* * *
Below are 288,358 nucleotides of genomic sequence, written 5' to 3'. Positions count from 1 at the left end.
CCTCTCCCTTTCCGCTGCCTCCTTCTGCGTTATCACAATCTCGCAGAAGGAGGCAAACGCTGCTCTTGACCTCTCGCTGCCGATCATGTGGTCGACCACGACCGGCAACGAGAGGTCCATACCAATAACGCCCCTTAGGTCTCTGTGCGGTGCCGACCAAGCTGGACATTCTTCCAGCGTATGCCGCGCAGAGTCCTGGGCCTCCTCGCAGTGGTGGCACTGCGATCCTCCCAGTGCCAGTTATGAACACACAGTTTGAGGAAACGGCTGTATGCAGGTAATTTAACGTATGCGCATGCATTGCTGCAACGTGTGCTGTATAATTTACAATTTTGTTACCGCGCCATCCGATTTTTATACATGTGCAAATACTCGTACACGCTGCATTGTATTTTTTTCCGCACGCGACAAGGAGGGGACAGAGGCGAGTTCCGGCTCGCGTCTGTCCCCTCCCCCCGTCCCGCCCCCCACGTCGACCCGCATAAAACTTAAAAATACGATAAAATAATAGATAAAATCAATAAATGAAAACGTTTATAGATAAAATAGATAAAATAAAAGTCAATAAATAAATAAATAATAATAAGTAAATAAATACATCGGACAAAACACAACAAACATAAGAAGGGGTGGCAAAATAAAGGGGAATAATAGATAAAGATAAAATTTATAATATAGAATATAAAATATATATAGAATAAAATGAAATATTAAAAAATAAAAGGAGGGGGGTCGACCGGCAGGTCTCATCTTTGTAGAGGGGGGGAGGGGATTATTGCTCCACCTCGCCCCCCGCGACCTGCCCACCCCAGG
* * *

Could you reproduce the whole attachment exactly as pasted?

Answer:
Below are 288,358 nucleotides of genomic sequence, written 5' to 3'. Positions count from 1 at the left end.
CCTCTCCCTTTCCGCTGCCTCCTTCTGCGTTATCACAATCTCGCAGAAGGAGGCAAACGCTGCTCTTGACCTCTCGCTGCCGATCATGTGGTCGACCACGACCGGCAACGAGAGGTCCATACCAATAACGCCCCTTAGGTCTCTGTGCGGTGCCGACCAAGCTGGACATTCTTCCAGCGTATGCCGCGCAGAGTCCTGGGCCTCCTCGCAGTGGTGGCACTGCGATCCTCCCAGTGCCAGTTATGAACACACAGTTTGAGGAAACGGCTGTATGCAGGTAATTTAACGTATGCGCATGCATTGCTGCAACGTGTGCTGTATAATTTACAATTTTGTTACCGCGCCATCCGATTTTTATACATGTGCAAATACTCGTACACGCTGCATTGTATTTTTTTCCGCACGCGACAAGGAGGGGACAGAGGCGAGTTCCGGCTCGCGTCTGTCCCCTCCCCCCGTCCCGCCCCCCACGTCGACCCGCATAAAACTTAAAAATACGATAAAATAATAGATAAAATCAATAAATGAAAACGTTTATAGATAAAATAGATAAAATAAAAGTCAATAAATAAATAAATAATAATAAGTAAATAAATACATCGGACAAAACACAACAAACATAAGAAGGGGTGGCAAAATAAAGGGGAATAATAGATAAAGATAAAATTTATAATATAGAATATAAAATATATATAGAATAAAATGAAATATTAAAAAATAAAAGGAGGGGGGTCGACCGGCAGGTCTCATCTTTGTAGAGGGGGGGAGGGGATTATTGCTCCACCTCGCCCCCCGCGACCTGCCCACCCCAGG